The many ads out there and selective researchers have always suggested that many of the drugs for depression work. However, it is depressing to learn that most chemical treatments for this malady hardly work. Well, some do work, but afterward depression sets in again. Your doctor probably told you that you are depressed because there is a chemical imbalance in your brain, and increasing serotonin levels would help correct the situation. Sometimes, even trying a lot of medication, it's hard to stay positive. You may wonder why you are still suffering from depression, even after taking medication. Here are reasons drugs can't be effective against depression:

No conclusive research linking depression to chemical imbalances

You are likely to suffer a depression if you read the help guide analyzing the relationship between medication and the chemical imbalance that causes depression. The author states that it is not clear whether you can use drugs to correct the chemical imbalance that occasions depression. Television ads and pharmaceutical marketing may lull you into a false sense of security.

Granted, antidepressant drugs contain serotonin, which they pump into your brain. However, serotonin shortage isn't the culprit behind the malady, much like aspirin cures headaches but its shortage doesn't precipitate problems.

So far, no research conclusively links chemical imbalances to depression. Mental health researchers point to the host of physiological factors, such as immune system suppression, nutritional deficiencies, inflammation and shrinking brain cells, that contribute to depression. Moreover, there are many social and psychological factors causing depression. Medical treatments can never be able to address such problems.

Antidepressants are not 100% effective

Medication can save lives in cases of severe depression. However, a growing body of research reveals that few people manage to become symptom-free after antidepressant treatment. There are those who, on the other hand, grow worse. Also, many of those who initially respond positively to medication often relapse back into depression, even as they religiously stick to their prescriptions.

Studies further show that medication for moderate depression can’t be more effective than placebos. Researchers argue that most of the benefits of anti-depression medication are exaggerated. Perhaps, a stark situation can be seen in a report by the CDC which indicates that one out of ten Americans are no antidepressants but still, the rate of people being diagnosed with the ailments increases by 20% every year. Such findings serve to cast doubts on the efficacy of the medication.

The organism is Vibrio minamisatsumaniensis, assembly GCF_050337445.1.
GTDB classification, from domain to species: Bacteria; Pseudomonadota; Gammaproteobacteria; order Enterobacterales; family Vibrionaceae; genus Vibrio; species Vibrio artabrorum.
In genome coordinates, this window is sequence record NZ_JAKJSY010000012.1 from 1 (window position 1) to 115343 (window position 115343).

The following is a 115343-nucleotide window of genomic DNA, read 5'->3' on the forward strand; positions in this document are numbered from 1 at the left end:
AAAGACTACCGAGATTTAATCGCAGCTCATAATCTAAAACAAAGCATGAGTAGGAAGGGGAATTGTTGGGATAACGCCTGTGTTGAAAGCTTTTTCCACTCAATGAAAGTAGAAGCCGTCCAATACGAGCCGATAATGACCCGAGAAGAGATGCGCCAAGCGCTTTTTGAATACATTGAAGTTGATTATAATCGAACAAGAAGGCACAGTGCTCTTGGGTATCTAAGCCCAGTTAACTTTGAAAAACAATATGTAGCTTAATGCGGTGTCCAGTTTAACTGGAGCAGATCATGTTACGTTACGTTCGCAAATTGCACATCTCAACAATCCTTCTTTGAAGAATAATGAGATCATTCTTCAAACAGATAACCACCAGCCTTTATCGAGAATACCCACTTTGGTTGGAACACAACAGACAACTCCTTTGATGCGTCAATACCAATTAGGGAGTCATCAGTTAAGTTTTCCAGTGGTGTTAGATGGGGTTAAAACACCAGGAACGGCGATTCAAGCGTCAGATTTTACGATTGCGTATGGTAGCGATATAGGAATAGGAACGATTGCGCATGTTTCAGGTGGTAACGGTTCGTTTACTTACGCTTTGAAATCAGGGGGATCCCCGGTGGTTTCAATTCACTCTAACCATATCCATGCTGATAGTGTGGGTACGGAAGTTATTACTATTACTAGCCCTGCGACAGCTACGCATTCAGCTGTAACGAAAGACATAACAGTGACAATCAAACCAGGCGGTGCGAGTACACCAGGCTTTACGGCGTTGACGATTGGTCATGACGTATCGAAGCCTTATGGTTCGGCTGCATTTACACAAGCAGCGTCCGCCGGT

Causes of depression aren’t medical

So, what are the causes of depression? According to an article by Dr. Kelly Brogan, the serotonin theory is yet to achieve the threshold we need for verification of scientific research. Dr. Brogan attributes the serotonin theory to pharmaceutical companies out to make quick bucks by having people fall for their serotonin products.

Depression is not a sickness but a symptom. According to the cytokine theory, depression is the way your body responds to various irregularities, most of which have the relationship with chemical balances. You, consequently, need to address the cause of the abnormalities, rather than turning the heat on the anomalies.

Selective researches

Findings published in the New England Journal of Medicine suggest that drug companies release only the outcomes of research that support the use of antidepressants. Mark Hyman, MD, writing for the Huffington Post, explains that deliberately misleading publications work to distort your view of antidepressants, falsely believing that they do work.

Many studies don't favor the use of drugs to treat depression. Most researchers can't pinpoint the benefits of using drugs. In fact, only 60% of people taking drugs experience any improvement in their symptoms. 80% of depression patients get better by taking a placebo rather than an antidepressant.

The anti-depression deception

Why is there such a widespread fraud over the efficacy of antidepressants? Well, no law would force drug companies to publish all the findings of their research. Researchers taking a critical look at all the research conducted on antidepressants and reporting their results in The New England Journal of Medicine made depressing observations.

After digging into FDA databases, calling many researchers and invoking the Freedom of Information Act to scrutinize hidden information, they discovered that only 14 out 36 negative findings on antidepressants saw the light of day. However, 37 out 38 positive results were published in various journals and databases. They further observe that the negative findings were framed as if they were positive.

The implication is that drug companies twist negative results to fool the entire public. The ineffectiveness of antidepressants is not the only culprit in the hoax. Some drug firms go to the extent of paying or arm-twisting hired researchers to conceal negative findings. Such incidents have cast scientific studies of poor light.

The bottom line

There is no denying that antidepressants work, but they don't adequately address the problem of depression. Many of the people on medication often relapse back into depression, while a few even try to commit suicide. Furthermore, most of the information available on the efficacy of drugs is deliberately misleading so as to drive sales of pharmaceutical products. It is important’ therefore, to address the root causes of depression and the rest will take care of itself.

Author's Bio: 

Matthew Snider is a writer, a personal development junkie and a regular blogger at Self Development Secrets. Matt, with his one quarter Asian descent, did not start out as a writer, but he says, “the love for a subject is the most important aspect of writing. The readers want to read something written by someone who understands them.”